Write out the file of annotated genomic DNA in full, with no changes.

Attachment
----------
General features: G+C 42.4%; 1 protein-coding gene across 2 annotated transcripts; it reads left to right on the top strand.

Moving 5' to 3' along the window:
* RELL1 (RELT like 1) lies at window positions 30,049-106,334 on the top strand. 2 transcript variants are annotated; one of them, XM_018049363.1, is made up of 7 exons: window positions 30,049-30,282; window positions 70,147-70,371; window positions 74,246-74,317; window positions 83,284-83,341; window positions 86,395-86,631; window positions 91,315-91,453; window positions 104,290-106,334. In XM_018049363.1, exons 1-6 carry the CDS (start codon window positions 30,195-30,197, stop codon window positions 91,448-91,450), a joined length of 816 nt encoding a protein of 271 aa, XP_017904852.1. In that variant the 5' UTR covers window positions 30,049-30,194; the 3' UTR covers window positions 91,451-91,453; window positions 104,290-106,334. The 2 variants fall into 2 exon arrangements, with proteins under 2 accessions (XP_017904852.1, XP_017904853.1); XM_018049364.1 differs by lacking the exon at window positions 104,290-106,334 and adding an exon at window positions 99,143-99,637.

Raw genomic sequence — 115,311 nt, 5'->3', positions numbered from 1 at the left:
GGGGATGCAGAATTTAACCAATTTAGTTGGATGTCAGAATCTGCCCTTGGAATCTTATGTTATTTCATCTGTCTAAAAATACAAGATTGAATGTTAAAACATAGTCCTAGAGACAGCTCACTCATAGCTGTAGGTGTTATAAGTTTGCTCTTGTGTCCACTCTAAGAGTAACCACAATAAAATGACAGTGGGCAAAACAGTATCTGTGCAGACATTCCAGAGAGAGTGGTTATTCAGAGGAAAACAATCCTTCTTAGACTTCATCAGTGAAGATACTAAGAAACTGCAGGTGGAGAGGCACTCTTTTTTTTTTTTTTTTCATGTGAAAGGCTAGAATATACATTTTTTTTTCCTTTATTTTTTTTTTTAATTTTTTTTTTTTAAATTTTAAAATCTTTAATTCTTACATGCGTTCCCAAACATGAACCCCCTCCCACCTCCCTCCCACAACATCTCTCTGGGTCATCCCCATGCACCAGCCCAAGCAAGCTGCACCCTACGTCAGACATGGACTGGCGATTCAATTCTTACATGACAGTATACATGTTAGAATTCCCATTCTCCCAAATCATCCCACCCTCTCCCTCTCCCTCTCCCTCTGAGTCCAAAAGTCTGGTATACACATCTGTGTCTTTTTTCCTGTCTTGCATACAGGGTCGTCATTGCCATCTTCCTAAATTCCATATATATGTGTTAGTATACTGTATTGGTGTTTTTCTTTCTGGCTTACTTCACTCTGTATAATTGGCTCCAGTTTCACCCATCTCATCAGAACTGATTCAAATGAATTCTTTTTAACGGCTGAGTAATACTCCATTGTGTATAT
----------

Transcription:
General features: G+C 42.4%; 1 protein-coding gene across 2 annotated transcripts; it reads left to right on the top strand.

Moving 5' to 3' along the window:
* RELL1 (RELT like 1) lies at window positions 30,049-106,334 on the top strand. 2 transcript variants are annotated; one of them, XM_018049363.1, is made up of 7 exons: window positions 30,049-30,282; window positions 70,147-70,371; window positions 74,246-74,317; window positions 83,284-83,341; window positions 86,395-86,631; window positions 91,315-91,453; window positions 104,290-106,334. In XM_018049363.1, exons 1-6 carry the CDS (start codon window positions 30,195-30,197, stop codon window positions 91,448-91,450), a joined length of 816 nt encoding a protein of 271 aa, XP_017904852.1. In that variant the 5' UTR covers window positions 30,049-30,194; the 3' UTR covers window positions 91,451-91,453; window positions 104,290-106,334. The 2 variants fall into 2 exon arrangements, with proteins under 2 accessions (XP_017904852.1, XP_017904853.1); XM_018049364.1 differs by lacking the exon at window positions 104,290-106,334 and adding an exon at window positions 99,143-99,637.

Raw genomic sequence — 115,311 nt, 5'->3', positions numbered from 1 at the left:
GGGGATGCAGAATTTAACCAATTTAGTTGGATGTCAGAATCTGCCCTTGGAATCTTATGTTATTTCATCTGTCTAAAAATACAAGATTGAATGTTAAAACATAGTCCTAGAGACAGCTCACTCATAGCTGTAGGTGTTATAAGTTTGCTCTTGTGTCCACTCTAAGAGTAACCACAATAAAATGACAGTGGGCAAAACAGTATCTGTGCAGACATTCCAGAGAGAGTGGTTATTCAGAGGAAAACAATCCTTCTTAGACTTCATCAGTGAAGATACTAAGAAACTGCAGGTGGAGAGGCACTCTTTTTTTTTTTTTTTTCATGTGAAAGGCTAGAATATACATTTTTTTTTCCTTTATTTTTTTTTTTAATTTTTTTTTTTTAAATTTTAAAATCTTTAATTCTTACATGCGTTCCCAAACATGAACCCCCTCCCACCTCCCTCCCACAACATCTCTCTGGGTCATCCCCATGCACCAGCCCAAGCAAGCTGCACCCTACGTCAGACATGGACTGGCGATTCAATTCTTACATGACAGTATACATGTTAGAATTCCCATTCTCCCAAATCATCCCACCCTCTCCCTCTCCCTCTCCCTCTGAGTCCAAAAGTCTGGTATACACATCTGTGTCTTTTTTCCTGTCTTGCATACAGGGTCGTCATTGCCATCTTCCTAAATTCCATATATATGTGTTAGTATACTGTATTGGTGTTTTTCTTTCTGGCTTACTTCACTCTGTATAATTGGCTCCAGTTTCACCCATCTCATCAGAACTGATTCAAATGAATTCTTTTTAACGGCTGAGTAATACTCCATTGTGTATAT